I thought you already did...Hah.... The book is not sentimental and there is real research that indicates their sense of well being affects our sense of well being and vice versa. There is a real sensibility going on in the natural world that we can respect and be part of - or we can ignore and become extinct. It's so mind-opening to take in that this is not a greeting card sensibility. This is what we know and are learning more about.

Yes yes and yes about Overstory. You captured so well my experience with that book. And even though I was not crazy about it I believe I am the one who recommended to Kathleen. Talking about books is one of the most interesting parts of your blog for me. I have read at least one book because you mentioned it.
Mary Beth's picture

And you live close to SF. I think? The descriptions of the trees in some outdoor court on the Berkeley campus, I want to see that someday. Do you know what I am talking about? Thanks for the thumbs up on the book reports.. it really has been one of the most remarkable reading years in my life. If I can figure out why, I will write about that.

Ummmm — very interesting. Amazing information.

I knew you'd like best the part about the trees! I was fascinated by the idea that trees talk to each other. There should have been more about trees in winter. Are they dormant or are they busy in a way we can't perceive? And yes, Dorian sent me the book and I sent it on to you.

. . . pick up "The Hidden Life of Trees" by Peter Wohlleben - he is a German Forester, and author. I heard him being interviewed on NPR a few years ago, and was completely entranced by what he had to say, and what I learned about how they react and interact with the world. Makes you realize being human isn't that fancy.
Mary Beth's picture

A friend said the same thing - and stopped by here today with a copy of this book! Great minds recommend alike...

I need a much longer life to read all the books I have in my library now! Yes, I will be looking for this one...trees have always captivated me, starting as a child. Now my secret is out!

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Happy Birthday to Len


Today is Len’s birthday. I told him this morning I might write about him but I would let him read whatever I said first. He said not to run it past him, he’d like the surprise of reading it when you all do. Let’s see what I come up with.

1. This is cute. Len was born in Chicago’s Passavant Memorial Hospital which was the grandparent hospital to Northwestern’s Prentice Women’s Hospital - where two of our grandkids were born.

Stories, Q Club, Us

The photo is not by Len or me, its from I Love Canada on FB. I've seen a sky like that just once. 


Last week I read two books about young people who left their homes. They experienced some good and too many rough experiences and they couldn’t go back until they figured out how to not be who they used to be. Both novels knocked my socks off.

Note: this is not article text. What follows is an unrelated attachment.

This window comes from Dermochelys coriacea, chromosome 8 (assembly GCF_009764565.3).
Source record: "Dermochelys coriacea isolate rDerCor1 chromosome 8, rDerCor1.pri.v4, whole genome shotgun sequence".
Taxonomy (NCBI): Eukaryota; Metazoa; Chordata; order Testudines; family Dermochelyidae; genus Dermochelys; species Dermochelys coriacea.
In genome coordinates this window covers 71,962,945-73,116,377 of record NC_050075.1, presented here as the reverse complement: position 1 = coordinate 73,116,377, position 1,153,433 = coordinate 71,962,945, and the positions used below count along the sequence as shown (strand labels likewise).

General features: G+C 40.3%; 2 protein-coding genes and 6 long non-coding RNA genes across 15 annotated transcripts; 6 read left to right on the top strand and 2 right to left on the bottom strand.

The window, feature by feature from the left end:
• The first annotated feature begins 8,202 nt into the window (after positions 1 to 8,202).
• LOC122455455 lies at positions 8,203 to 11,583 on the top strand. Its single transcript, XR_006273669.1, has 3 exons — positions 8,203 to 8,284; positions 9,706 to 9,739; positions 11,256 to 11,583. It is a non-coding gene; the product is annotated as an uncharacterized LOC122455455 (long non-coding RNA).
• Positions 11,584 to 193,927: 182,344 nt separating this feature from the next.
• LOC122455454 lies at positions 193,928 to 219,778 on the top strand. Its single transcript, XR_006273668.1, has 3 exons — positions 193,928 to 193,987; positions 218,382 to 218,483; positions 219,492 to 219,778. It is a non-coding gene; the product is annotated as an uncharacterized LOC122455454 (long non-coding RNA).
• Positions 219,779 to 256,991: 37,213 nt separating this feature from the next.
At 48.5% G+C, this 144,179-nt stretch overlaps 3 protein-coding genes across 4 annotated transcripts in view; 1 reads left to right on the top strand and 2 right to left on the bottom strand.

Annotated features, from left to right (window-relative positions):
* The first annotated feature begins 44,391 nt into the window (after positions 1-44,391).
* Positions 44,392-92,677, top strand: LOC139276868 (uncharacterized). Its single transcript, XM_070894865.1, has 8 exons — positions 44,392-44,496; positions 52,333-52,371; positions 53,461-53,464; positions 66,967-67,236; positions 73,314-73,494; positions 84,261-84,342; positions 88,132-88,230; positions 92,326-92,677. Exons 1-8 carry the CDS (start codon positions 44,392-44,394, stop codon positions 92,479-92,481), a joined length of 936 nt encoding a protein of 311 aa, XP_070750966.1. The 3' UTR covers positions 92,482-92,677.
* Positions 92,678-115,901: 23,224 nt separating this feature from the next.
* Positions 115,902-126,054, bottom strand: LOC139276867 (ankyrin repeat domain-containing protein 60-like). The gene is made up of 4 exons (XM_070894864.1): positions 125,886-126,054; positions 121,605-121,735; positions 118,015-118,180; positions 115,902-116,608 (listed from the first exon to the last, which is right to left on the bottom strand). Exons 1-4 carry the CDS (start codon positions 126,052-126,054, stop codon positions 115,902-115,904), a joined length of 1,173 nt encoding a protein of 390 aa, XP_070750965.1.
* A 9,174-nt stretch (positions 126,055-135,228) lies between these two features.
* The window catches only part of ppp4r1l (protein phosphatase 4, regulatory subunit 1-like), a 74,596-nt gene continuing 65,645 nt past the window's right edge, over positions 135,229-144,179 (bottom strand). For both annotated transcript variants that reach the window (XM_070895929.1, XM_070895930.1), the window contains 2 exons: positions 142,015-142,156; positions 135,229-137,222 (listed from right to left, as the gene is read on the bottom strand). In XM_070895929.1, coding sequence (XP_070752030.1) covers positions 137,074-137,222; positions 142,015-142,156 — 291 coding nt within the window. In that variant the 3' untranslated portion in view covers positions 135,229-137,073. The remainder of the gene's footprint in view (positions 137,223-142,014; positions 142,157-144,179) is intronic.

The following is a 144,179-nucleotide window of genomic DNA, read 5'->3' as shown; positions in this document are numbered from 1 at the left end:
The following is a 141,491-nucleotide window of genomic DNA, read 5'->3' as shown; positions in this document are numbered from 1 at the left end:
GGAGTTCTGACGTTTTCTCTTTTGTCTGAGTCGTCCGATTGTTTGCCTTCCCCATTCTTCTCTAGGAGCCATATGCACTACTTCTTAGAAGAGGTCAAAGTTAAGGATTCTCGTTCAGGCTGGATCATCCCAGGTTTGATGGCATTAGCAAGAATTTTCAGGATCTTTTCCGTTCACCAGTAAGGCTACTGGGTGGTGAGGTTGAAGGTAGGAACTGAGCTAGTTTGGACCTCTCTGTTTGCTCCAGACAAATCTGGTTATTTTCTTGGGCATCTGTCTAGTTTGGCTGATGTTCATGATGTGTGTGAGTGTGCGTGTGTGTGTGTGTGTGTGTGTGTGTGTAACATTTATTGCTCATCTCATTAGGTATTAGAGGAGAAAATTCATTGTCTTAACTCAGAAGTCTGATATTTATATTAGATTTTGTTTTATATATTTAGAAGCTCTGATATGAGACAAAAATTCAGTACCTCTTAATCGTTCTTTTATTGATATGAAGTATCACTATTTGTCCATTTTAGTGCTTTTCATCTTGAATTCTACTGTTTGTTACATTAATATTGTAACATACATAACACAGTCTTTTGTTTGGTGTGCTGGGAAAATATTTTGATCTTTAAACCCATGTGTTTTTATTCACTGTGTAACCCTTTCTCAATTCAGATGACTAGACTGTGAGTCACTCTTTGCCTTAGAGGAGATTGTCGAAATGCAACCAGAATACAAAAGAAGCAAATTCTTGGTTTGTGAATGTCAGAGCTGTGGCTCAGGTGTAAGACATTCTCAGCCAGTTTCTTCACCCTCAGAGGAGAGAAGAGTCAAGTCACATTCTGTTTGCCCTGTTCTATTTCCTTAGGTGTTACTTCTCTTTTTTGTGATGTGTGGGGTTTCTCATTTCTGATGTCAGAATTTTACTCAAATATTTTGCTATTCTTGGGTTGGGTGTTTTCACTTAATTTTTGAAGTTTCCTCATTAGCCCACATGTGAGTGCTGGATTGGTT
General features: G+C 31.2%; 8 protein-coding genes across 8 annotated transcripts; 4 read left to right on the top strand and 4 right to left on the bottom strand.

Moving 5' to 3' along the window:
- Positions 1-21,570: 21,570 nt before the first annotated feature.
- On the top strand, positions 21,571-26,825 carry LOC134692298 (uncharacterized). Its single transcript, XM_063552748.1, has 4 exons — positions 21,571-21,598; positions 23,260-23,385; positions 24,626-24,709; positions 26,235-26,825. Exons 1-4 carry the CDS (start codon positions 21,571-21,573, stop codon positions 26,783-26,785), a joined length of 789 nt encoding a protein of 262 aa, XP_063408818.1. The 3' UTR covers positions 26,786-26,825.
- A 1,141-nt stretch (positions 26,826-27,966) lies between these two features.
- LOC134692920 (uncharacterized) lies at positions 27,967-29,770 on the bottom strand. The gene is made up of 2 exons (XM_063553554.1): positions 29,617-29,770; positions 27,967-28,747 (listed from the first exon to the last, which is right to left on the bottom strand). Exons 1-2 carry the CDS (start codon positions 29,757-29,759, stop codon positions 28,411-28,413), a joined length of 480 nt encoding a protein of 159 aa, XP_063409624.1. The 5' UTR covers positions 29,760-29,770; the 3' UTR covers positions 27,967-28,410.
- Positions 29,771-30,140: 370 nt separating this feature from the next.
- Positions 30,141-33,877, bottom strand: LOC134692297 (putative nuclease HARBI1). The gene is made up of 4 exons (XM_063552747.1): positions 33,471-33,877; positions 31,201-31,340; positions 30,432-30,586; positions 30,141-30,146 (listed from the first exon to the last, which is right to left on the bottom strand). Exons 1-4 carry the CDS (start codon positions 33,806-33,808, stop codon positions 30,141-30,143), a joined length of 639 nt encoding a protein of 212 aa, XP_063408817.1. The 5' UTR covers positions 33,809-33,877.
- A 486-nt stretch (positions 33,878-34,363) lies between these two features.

The People You Keep by Allison Larkin

Covid Diary #979 - Still Paying Attention?


Yes, it’s been 979 days since Friday the 13th, March 2020, when everything changed.

Last Saturday one of our kids visited for several hours with their kids. It was fun though our kid looked tired. They said they’d taken a Covid test that morning and it was negative. They figured it was the wine and rich foods they’d shared the evening before with friends at the end of a very busy week.

Next Day - What Are You Seeing?


It was a late night last night, wasn’t it? Len worked at a polling place 6:30 AM until 10:30 PM. He said the actual experience is a lot like working retail (which he has not done since he was 22). Stand up most of the time, pleasantly say the same thing over and over. Wonder if lunch is soon.  

Professional reporters and pundits are talking a lot about “what just happened”, but heck, we are noticing interesting things, too.  Let’s talk about what We The People saw and heard and are watching now.

Here are some things catching my attention.

Election Day


So many times I’ve thought things were going to be okay, and then they weren’t. My dad had that heart attack and the kid who was MB back then told herself to not overthink the drama because things always turn out more or less okay. Then the next day he died.

We lost a pregnancy far enough along that we had a name picked out and a crib in which to put that child. For a week I had all the misery and cramps that go with miscarrying and I still thought somehow it was going to work out okay.

That Beep-Beep-Beeping Moment.

In spring Len got a $100 traffic ticket when he turned right at a corner we’ve been turning right at for seven years. However, construction had started and there were orange barrels and cones everywhere – plus a small sign NOT facing the street Len was on, telling drivers to not turn there.

Len went back later that day and took photos. Len called the city to mention that if they posted a sign that actually faced the traffic, the city could save the cost of the cop parked there ticketing drivers.